Neuroscience research finds distinct advertising differences across audio, radio and podcasting

New ARN Neuro Lab research looks into the distinctive advertising impact of the three key audio channels

Sample from the new ARN Neuro Lab research
Sample from the new ARN Neuro Lab research

Radio, podcasting and music streaming are distinctively processed by consumers, leading to differences in their strengths and effectiveness as advertising channels, a new neuro research study claims.

The fresh research, which has been conducted by neuroscience specialist, Dr Shannon Bosshard, in partnership with Australian Radio Network’s Neuro Lab, sought to understand how consumers’ brains respond different to distinct audio formats, and the impact advertising has in each of them. To do this, it analysed more than 40,000 datapoints every second across the different audio formats and mapped brain activity of people engaging with both audio content and advertising.

According to the ‘Sound you can see’ research, radio showed the strongest ability to engage listeners and for extended periods of time, racking up 60 per cent more neural engagement than other audio formats. Podcasts, meanwhile, were found to provide an environment that lends itself to higher levels of memory encoding, while music streaming options showed the strongest impact in promoting positive attitudes towards brands.

In describing the research, Dr Bosshard said radio, podcasting and music streaming are fundamentally different, thereby offering advertisers with unique opportunities to promote brands. For example, the findings highlighted a variance of up to 170 per cent in terms of attitudes around advertising when content and advertising don’t match in these different audio channels.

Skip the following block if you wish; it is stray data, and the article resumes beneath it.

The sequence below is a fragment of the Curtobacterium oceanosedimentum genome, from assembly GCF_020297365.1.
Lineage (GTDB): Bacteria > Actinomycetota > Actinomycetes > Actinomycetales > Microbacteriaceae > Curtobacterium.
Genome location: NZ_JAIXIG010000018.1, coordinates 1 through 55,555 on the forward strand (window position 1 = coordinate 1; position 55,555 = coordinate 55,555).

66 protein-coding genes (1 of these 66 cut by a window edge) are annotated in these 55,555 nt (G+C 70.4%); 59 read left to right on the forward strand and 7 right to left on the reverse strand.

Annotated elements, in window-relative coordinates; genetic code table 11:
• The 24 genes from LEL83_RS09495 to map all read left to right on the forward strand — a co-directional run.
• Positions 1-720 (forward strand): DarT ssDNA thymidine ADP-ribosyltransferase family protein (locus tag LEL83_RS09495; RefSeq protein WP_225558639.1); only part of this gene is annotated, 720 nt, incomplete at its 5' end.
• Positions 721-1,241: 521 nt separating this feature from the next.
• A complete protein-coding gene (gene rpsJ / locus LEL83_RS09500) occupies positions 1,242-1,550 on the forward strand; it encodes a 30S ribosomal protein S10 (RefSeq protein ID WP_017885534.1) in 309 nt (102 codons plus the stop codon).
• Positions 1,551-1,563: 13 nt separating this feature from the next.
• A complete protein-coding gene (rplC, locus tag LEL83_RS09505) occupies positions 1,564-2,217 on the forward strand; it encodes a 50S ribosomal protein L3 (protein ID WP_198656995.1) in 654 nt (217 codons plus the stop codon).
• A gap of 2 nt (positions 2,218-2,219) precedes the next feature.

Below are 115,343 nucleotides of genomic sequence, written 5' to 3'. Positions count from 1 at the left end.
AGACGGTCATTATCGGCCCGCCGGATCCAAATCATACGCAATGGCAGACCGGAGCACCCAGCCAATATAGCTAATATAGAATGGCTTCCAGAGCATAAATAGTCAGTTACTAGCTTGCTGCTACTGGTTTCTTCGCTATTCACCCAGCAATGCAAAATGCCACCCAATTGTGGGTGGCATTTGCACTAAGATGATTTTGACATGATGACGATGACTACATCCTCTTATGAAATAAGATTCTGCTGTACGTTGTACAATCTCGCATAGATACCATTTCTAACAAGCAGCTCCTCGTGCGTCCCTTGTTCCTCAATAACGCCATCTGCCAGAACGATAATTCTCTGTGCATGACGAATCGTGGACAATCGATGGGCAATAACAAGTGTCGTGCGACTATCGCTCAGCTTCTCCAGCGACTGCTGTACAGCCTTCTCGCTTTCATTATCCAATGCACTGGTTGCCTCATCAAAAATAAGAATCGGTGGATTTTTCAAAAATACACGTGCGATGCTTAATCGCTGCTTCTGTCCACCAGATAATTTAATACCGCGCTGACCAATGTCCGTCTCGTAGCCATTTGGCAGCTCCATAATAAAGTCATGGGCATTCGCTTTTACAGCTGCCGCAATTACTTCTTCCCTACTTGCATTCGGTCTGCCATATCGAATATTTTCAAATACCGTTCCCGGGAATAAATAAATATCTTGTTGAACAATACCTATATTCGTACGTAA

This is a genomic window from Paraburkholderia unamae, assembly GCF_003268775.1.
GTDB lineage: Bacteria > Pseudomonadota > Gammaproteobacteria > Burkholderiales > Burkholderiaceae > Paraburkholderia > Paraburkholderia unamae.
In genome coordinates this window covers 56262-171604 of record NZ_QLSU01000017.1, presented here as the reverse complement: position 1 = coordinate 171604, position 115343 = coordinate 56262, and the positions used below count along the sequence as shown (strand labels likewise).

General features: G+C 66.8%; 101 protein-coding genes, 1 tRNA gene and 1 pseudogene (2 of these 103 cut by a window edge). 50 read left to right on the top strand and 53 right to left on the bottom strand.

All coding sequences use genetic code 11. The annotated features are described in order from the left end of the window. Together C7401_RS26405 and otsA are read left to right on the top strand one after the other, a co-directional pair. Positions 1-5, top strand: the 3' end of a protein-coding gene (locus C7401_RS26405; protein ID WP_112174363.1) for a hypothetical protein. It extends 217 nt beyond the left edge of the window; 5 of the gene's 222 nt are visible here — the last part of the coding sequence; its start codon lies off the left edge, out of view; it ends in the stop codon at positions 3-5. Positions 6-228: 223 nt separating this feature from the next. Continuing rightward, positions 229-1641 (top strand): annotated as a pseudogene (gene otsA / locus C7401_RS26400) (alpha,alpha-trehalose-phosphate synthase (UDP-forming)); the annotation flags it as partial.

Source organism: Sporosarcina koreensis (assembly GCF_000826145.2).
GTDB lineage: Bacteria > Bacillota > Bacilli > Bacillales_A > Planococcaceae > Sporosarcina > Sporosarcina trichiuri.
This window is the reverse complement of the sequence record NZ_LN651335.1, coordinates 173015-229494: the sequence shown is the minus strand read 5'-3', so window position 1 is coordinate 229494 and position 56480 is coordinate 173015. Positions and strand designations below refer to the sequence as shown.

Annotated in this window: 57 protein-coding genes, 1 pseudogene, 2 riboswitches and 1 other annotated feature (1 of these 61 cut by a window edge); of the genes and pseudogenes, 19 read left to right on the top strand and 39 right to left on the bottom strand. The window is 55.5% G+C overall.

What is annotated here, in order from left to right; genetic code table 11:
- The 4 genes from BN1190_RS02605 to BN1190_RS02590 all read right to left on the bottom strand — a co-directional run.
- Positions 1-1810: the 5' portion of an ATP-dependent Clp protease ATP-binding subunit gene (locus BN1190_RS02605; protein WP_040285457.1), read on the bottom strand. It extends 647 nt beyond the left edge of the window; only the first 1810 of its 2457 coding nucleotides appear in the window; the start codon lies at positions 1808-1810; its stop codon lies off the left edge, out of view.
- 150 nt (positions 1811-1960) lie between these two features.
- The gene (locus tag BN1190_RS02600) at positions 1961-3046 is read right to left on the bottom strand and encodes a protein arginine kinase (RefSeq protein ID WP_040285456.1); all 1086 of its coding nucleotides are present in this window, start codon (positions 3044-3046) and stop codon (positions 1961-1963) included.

ARN positioned the research work as the first go-to-market piece of research in this space measuring attention, engagement, attitude and memory and part of an ongoing initiative to better understand audio’s distinct role and impact for brands.

“Up until now, no commercial or academic entity has assessed the differences in these three audio products,” Dr Bosshard commented. “This is the first time that anyone has demonstrated, from the perspective of the brain, that radio, podcasting and music streaming are processed differently and should be treated differently, in the same manner that audio and audio-visual mediums have been.”

ARN director of research and insights, Justin Stone, said initial responses from agencies to the research has been enthusiastic. “The use of neuroscience to complement traditional marketing techniques will produce a much more comprehensive view of how our listeners interact with audio formats,” he said.

ARN said its Neuro Lab is now working with clients on how to evaluate and optimise impact across the three areas of focus. The lab was first established late in 2020 as an in-house media research initiative to support ARN’s portfolio of products, including radio stations such as KIIS, the Pure Gold network and 96FM as well as the iHeartRadio music streaming and podcast network.    

The findings come just weeks after the Interactive Advertising Bureau (IAB)of Australia published its latest Advertising Audio State of the Nation Report Wave 5, which showed podcasting and streaming digital audio advertising increased in 2020. The report found 69 per cent of media agencies now reporting streaming digital audio advertising as a significant or regular part of their activity and 36 per cent report podcast advertising as a significant or regular part of their activity.

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